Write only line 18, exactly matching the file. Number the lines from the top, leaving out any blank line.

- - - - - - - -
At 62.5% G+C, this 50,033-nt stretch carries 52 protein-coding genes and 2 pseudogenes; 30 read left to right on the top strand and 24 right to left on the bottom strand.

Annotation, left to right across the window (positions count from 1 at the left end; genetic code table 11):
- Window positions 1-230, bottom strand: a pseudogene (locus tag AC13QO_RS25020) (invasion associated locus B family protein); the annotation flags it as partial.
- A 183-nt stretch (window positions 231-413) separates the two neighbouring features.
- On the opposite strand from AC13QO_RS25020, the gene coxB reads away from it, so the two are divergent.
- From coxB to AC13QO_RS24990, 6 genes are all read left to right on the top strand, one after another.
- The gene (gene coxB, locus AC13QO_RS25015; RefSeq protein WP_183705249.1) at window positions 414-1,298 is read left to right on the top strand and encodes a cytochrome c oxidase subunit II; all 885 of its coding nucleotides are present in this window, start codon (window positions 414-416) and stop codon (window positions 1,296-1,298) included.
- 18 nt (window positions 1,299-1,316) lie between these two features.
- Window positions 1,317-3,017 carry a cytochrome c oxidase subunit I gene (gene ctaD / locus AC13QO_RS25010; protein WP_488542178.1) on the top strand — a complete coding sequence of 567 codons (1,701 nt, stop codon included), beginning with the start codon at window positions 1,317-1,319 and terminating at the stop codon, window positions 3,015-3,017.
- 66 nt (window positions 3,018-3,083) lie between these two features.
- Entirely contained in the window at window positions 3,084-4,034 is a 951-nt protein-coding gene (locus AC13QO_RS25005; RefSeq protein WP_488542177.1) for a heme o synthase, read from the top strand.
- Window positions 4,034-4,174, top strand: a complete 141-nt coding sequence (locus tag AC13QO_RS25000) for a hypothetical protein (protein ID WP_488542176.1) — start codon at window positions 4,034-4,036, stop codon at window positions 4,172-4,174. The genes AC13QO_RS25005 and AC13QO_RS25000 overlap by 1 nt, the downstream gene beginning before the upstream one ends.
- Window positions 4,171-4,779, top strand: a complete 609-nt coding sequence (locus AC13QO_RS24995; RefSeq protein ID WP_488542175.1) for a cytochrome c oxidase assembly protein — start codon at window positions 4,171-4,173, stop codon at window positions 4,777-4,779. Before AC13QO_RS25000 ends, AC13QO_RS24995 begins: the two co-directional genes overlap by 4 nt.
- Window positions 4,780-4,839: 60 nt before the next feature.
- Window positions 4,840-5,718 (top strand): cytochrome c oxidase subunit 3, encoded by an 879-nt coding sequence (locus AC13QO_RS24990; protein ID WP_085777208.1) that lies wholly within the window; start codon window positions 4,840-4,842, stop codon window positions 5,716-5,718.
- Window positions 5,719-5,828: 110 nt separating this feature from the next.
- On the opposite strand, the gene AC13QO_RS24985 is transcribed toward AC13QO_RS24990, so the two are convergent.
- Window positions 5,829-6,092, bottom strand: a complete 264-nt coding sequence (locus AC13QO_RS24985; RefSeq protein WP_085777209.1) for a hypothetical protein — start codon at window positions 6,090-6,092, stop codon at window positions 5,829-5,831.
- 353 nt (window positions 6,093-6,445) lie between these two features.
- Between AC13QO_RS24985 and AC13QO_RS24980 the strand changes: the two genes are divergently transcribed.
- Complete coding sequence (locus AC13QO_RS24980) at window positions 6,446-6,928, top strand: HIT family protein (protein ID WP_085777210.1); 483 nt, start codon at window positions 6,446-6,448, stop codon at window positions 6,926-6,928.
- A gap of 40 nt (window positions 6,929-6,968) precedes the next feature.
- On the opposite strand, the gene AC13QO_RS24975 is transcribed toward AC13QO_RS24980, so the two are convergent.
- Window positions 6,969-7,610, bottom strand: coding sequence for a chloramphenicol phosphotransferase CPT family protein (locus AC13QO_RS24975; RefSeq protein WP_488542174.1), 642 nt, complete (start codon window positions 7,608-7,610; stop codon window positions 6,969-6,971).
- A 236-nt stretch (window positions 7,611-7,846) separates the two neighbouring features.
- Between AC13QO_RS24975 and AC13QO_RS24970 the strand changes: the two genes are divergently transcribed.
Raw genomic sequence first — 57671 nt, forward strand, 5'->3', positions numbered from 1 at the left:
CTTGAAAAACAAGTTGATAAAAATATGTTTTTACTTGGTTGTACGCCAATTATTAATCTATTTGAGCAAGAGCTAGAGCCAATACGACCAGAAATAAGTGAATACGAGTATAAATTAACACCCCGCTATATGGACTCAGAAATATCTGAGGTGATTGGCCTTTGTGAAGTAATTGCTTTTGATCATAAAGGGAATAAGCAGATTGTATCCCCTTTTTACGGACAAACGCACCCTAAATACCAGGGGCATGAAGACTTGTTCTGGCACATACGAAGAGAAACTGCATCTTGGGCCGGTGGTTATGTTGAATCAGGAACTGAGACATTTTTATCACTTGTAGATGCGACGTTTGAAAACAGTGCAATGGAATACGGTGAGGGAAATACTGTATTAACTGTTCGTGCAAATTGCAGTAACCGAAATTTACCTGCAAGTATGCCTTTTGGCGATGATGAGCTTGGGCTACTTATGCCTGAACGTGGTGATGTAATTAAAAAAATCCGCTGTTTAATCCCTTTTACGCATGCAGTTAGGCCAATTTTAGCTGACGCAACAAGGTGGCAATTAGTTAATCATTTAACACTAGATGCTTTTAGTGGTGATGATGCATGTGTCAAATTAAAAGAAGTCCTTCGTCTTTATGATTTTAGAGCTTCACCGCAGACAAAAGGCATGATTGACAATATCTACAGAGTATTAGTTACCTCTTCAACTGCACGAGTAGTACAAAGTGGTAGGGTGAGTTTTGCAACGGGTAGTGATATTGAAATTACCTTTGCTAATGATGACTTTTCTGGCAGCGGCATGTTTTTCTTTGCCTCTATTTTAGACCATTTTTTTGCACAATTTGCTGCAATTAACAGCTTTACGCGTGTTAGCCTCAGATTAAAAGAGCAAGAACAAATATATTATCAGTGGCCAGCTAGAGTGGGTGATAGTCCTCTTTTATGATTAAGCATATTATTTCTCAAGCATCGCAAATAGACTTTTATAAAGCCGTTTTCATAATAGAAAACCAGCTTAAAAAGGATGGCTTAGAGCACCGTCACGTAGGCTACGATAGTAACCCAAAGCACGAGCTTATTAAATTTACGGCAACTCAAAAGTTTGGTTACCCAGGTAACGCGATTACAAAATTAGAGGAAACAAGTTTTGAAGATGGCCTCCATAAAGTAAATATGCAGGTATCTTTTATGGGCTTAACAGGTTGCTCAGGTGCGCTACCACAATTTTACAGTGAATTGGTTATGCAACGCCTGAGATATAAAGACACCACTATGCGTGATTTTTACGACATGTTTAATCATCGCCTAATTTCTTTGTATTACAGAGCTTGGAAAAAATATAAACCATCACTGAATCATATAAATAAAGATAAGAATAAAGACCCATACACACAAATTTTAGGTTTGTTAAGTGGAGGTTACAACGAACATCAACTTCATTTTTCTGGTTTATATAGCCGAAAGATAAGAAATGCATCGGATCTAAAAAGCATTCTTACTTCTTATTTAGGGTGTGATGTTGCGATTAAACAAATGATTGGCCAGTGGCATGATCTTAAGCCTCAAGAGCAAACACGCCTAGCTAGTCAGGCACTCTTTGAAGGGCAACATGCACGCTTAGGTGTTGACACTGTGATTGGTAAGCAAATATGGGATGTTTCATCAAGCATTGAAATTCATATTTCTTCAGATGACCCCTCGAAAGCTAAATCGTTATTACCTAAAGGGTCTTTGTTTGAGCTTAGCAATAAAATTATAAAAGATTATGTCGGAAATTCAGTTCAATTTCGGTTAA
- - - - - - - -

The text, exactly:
- Window positions 5,829-6,092, bottom strand: a complete 264-nt coding sequence (locus AC13QO_RS24985; RefSeq protein WP_085777209.1) for a hypothetical protein — start codon at window positions 6,090-6,092, stop codon at window positions 5,829-5,831.